Some New York auto dealers have had it with auto brokers. They’re blaming brokers for a host of ill-effects on their businesses, including the bankruptcies and closures of several New York–area dealerships. Brokers have been labeled “unscrupulous.” Are the complaints fair?
For years, New York brokers and dealers have had something of an uneasy relationship. Many car shoppers, particularly those in insular communities, prefer using brokers who understand them to get the precise vehicles they want. Brokers, in turn, rely on dealers to find the cars they sell, and dealers usually acquiesce, mostly to meet sales targets for manufacturers’ incentive programs, which can be a key source of profits in an era of shrinking profit margins, according to a recent article in Crain’s New York Business.
“But by selling through a broker, critics say, those dealers are effectively poaching sales from another dealer,” wrote Matthew Flamm for Crain’s. “Another reason dealerships want customers to buy from them rather than a broker is to foster a relationship with the buyer that could lead to future sales, trade-ins and, most important, servicing, which these days accounts for the biggest share of dealership profits.”
Many dealers have decided the brokers need to go. They’re flexing their might and calling in their state government allies to push for legislation they say will level the playing field for the highly regulated franchised auto dealers by placing more restrictions on how brokers can do business. Supporters claim it will also protect union jobs, eliminate shady fly-by-night operators and protect consumers.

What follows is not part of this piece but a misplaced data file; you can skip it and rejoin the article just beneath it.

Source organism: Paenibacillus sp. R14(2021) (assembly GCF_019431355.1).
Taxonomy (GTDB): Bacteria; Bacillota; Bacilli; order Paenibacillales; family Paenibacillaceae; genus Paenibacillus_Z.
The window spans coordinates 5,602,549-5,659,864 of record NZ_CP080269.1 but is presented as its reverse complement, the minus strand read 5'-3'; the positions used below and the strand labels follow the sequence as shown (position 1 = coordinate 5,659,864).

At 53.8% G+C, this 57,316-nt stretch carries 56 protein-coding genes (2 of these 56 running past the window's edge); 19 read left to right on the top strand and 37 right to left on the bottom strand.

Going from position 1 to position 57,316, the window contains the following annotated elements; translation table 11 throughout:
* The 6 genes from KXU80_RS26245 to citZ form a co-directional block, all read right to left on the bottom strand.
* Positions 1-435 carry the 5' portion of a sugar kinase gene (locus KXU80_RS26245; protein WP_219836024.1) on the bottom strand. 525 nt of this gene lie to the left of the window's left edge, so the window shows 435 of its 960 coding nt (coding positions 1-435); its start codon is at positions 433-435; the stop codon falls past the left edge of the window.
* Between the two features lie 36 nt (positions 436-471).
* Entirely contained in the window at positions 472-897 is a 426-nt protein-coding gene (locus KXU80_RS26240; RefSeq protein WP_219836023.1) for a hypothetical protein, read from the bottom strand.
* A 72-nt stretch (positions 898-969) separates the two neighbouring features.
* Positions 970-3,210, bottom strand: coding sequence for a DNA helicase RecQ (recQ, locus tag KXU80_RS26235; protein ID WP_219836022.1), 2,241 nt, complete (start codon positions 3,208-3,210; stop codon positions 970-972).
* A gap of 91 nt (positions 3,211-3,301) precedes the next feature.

Critics of the legislation such as Brooklyn-based broker David Hazan say it’s an attempt to take away consumer choice and force car buyers into dealerships. By prohibiting brokers from receiving payment directly or indirectly from a dealer, the legislation would likely make it impossible for brokers to survive. The proposed legislation would also make it illegal for brokers to bring in vehicles from out of state.
Hazan helped found the 100-member-strong New York Auto Leasing Brokers Association several years ago when similar legislative efforts were made, though those resulted in a toothless piece of legislation.
“This one bill will completely destroy an industry that has been around for 40 years and immediately kill at least 2,000 jobs,” Hazan told Crain’s. “I can’t even picture what will happen to brokers’ livelihoods and the clients who have become so accustomed to buying their cars this way.”
There is no assurance the new legislation, which has been amended several times, will pass before the New York legislature shuts down for the summer. Several auto manufacturers as well as online retailers have come out against the legislation, calling it “too restrictive.”